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Take Action

Get involved and support children of incarcerated parents today! See below for action items to see and support children of incarcerated parents every day

2. Support Legislation

Protect In-Person Visiting in New York

New York State bill S3318/A6488 would require prisons and jails to provide evening and/or weekend visiting hours, and ensure in-person visiting is not replaced with video conferencing. Learn more.

VICTORY! The New York Proximity law was implemented in Dec 2021

Incarcerated parents can now apply to be placed in a prison close to their minor children that meets their security and programming needs. Let incarcerated parents know about this new law so they can ask their ORC (counselor) how to apply for a transfer. To learn more, contact

NYS Care Act

NY State CARE Act (S.7132/A.7630) puts babies first by ensuring correctional facilities provide prenatal care for incarcerated pregnant women and postpartum support for mother-baby bonding. Learn more.


Federal judges would be able consider diverting parents and caregivers to alternatives to incarceration. Learn more.

1. See and support children of incarcerated parents

Use humanizing language when speaking about people impacted by incarceration.

Visit the Educator Resources toolkit if you work in education.


Include children's books about parental incarceration in waiting areas, libraries, and schools.

Visit the SUSU Resource Toolkit to learn about preparing to visit, creating affirming spaces, promising practices, and more.

3. Get Involved

Join the See Us, Support Us Network


Follow SUSU on Social Media


Enter the art contest & encourage other children/young adults who experienced parental incarceration to do the same

4. Polices and Practices 

SUSU 2021 Youth Listening Session for Educators

Youth share recommendations for supporting them in educational settings and beyond.

Creating Affirming Spaces

These guiding tips will help you create a safer space where children and families feel comfortable expressing their emotions without feeling judged, blamed, or labeled.

New York State Kinship Navigator

Information, referral, and advocacy program for kinship caregivers.

A Call to Action: Safeguarding New York’s Children of Incarcerated Parents

Recommendations for how to improve the lives and outcomes of New York’s children who have justice-involved parents.

Child WelfareYou Don't Have to Stop Being A Parent While Incarcerated

Learn about the rights of incarcerated parents in New York State who have an open child welfare case. 

Protective and Promotive Factors to Support Youth Well-Being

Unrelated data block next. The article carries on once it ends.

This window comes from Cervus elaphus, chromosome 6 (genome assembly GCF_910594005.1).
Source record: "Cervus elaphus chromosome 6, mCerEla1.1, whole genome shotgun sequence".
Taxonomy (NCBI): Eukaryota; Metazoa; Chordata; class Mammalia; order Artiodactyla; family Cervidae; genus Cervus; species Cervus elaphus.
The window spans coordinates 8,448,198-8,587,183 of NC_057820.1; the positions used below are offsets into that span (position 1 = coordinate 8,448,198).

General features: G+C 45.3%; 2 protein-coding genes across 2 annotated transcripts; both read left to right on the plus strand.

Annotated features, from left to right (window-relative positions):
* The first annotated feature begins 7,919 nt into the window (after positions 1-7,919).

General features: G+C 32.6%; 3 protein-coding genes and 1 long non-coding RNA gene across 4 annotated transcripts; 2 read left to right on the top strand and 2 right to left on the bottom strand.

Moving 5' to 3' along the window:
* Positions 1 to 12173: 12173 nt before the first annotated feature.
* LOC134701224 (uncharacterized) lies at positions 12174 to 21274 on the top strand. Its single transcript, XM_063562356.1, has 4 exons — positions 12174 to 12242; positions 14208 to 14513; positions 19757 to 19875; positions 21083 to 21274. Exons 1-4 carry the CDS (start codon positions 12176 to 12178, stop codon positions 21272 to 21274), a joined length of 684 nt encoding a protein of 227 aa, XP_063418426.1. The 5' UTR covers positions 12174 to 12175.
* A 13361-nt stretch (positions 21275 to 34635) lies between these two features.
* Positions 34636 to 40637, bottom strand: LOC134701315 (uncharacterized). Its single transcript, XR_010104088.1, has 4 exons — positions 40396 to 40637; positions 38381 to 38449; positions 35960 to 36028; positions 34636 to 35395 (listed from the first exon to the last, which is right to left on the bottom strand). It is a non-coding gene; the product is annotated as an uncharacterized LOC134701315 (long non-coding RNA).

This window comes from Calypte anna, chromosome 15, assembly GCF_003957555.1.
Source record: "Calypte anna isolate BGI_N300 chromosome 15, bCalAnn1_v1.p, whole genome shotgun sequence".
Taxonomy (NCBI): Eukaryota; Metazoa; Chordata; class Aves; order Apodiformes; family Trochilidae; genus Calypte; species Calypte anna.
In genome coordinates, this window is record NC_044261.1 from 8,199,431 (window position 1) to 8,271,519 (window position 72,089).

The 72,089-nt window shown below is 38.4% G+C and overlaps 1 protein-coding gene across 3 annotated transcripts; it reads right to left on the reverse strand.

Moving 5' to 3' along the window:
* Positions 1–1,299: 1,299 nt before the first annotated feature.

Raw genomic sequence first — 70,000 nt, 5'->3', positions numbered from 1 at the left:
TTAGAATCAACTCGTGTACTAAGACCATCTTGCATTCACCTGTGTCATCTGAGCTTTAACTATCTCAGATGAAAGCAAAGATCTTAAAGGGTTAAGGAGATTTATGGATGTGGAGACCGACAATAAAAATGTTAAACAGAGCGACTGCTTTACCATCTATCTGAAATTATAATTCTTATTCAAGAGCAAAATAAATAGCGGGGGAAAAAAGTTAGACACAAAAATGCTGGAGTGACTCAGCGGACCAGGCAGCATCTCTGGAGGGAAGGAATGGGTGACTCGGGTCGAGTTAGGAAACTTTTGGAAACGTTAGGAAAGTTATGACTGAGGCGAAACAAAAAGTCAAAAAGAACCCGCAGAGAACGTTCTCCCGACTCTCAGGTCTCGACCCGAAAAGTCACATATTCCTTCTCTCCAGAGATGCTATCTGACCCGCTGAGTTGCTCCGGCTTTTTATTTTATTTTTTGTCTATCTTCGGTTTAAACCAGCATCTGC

An interactive guide on strengthening protective factors that increase the likelihood that youth develop into healthy, thriving adults. 

SUSU 2019 Youth Listening Session Summary

Summary of the See Us, Support Us Youth Listening Session convened in NYC during SUSU 2019. We heard from 8 brave young people about their experiences and recommendations for addressing the unique needs of children whose parents are in the criminal justice system.

NY Children of Incarcerated Parents Resources Fact Sheet

List of New York resources supporting children of incarcerated parents.

NY State Council on Children and Families

Statewide Coordinating Council on Children with Incarcerated Parents.

A review of research that shows that most children of incarcerated parents can thrive when given the right supports.

Federal website of national resources.

Children of Incarcerated Parents Bill of Rights

Developed by the San Francisco Partnership for Children of Incarcerated Parents as a roadmap to safeguard children whose parents are involved in the criminal justice system.

Safeguarding Children of Arrested Parents Model Policy

A report and implementation toolkit on a model policy from the International Association of the Chiefs of Police, in conjunction with the Bureau of Justice Assistance.

Be Sure Your Child is Cared for And Safe, NY Courts

Options that help parents plan for their children’s care while incarcerated.

Child Welfare Identifying and Supporting Children of Incarcerated Parents in Child Welfare

This report offers recommendations to guide the field in better attending to the needs children of incarcerated parents in the child welfare system.

Words Matter Guide

Join our #WordsMatter campaign to use humanizing language to refer to PEOPLE and PARENTS who are incarcerated or have come home, and replace "visitation" with "visits" or "visiting"

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